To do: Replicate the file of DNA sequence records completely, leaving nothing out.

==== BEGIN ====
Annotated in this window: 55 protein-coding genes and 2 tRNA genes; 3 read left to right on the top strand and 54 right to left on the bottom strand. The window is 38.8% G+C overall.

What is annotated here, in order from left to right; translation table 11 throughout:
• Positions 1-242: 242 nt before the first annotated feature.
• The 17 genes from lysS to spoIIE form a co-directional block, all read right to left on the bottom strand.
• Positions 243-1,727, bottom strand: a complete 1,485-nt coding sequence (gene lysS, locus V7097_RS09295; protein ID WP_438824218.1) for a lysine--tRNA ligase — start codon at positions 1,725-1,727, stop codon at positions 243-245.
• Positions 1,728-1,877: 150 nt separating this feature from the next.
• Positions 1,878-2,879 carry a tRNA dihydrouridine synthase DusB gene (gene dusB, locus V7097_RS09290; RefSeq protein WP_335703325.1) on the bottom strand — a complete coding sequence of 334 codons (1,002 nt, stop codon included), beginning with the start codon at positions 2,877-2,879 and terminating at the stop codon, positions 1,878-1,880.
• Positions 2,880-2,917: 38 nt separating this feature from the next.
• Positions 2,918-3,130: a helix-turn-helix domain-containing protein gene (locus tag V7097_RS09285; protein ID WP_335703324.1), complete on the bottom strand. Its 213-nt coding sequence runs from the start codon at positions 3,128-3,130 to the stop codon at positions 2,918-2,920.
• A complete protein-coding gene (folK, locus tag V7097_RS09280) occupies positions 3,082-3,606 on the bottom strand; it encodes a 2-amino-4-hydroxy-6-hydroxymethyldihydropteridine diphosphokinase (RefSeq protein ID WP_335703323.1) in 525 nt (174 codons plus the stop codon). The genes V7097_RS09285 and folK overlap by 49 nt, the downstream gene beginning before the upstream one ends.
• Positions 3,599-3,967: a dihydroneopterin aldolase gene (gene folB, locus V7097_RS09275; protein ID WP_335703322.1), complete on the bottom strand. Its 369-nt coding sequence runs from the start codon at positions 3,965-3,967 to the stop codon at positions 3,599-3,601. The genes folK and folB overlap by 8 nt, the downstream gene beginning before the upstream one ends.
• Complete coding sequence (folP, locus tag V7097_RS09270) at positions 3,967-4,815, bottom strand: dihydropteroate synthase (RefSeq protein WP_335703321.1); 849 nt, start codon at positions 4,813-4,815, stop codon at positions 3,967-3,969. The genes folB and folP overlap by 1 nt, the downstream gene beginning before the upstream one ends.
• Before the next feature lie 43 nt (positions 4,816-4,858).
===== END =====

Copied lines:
Annotated in this window: 55 protein-coding genes and 2 tRNA genes; 3 read left to right on the top strand and 54 right to left on the bottom strand. The window is 38.8% G+C overall.

What is annotated here, in order from left to right; translation table 11 throughout:
• Positions 1-242: 242 nt before the first annotated feature.
• The 17 genes from lysS to spoIIE form a co-directional block, all read right to left on the bottom strand.
• Positions 243-1,727, bottom strand: a complete 1,485-nt coding sequence (gene lysS, locus V7097_RS09295; protein ID WP_438824218.1) for a lysine--tRNA ligase — start codon at positions 1,725-1,727, stop codon at positions 243-245.
• Positions 1,728-1,877: 150 nt separating this feature from the next.
• Positions 1,878-2,879 carry a tRNA dihydrouridine synthase DusB gene (gene dusB, locus V7097_RS09290; RefSeq protein WP_335703325.1) on the bottom strand — a complete coding sequence of 334 codons (1,002 nt, stop codon included), beginning with the start codon at positions 2,877-2,879 and terminating at the stop codon, positions 1,878-1,880.
• Positions 2,880-2,917: 38 nt separating this feature from the next.
• Positions 2,918-3,130: a helix-turn-helix domain-containing protein gene (locus tag V7097_RS09285; protein ID WP_335703324.1), complete on the bottom strand. Its 213-nt coding sequence runs from the start codon at positions 3,128-3,130 to the stop codon at positions 2,918-2,920.
• A complete protein-coding gene (folK, locus tag V7097_RS09280) occupies positions 3,082-3,606 on the bottom strand; it encodes a 2-amino-4-hydroxy-6-hydroxymethyldihydropteridine diphosphokinase (RefSeq protein ID WP_335703323.1) in 525 nt (174 codons plus the stop codon). The genes V7097_RS09285 and folK overlap by 49 nt, the downstream gene beginning before the upstream one ends.
• Positions 3,599-3,967: a dihydroneopterin aldolase gene (gene folB, locus V7097_RS09275; protein ID WP_335703322.1), complete on the bottom strand. Its 369-nt coding sequence runs from the start codon at positions 3,965-3,967 to the stop codon at positions 3,599-3,601. The genes folK and folB overlap by 8 nt, the downstream gene beginning before the upstream one ends.
• Complete coding sequence (folP, locus tag V7097_RS09270) at positions 3,967-4,815, bottom strand: dihydropteroate synthase (RefSeq protein WP_335703321.1); 849 nt, start codon at positions 4,813-4,815, stop codon at positions 3,967-3,969. The genes folB and folP overlap by 1 nt, the downstream gene beginning before the upstream one ends.
• Before the next feature lie 43 nt (positions 4,816-4,858).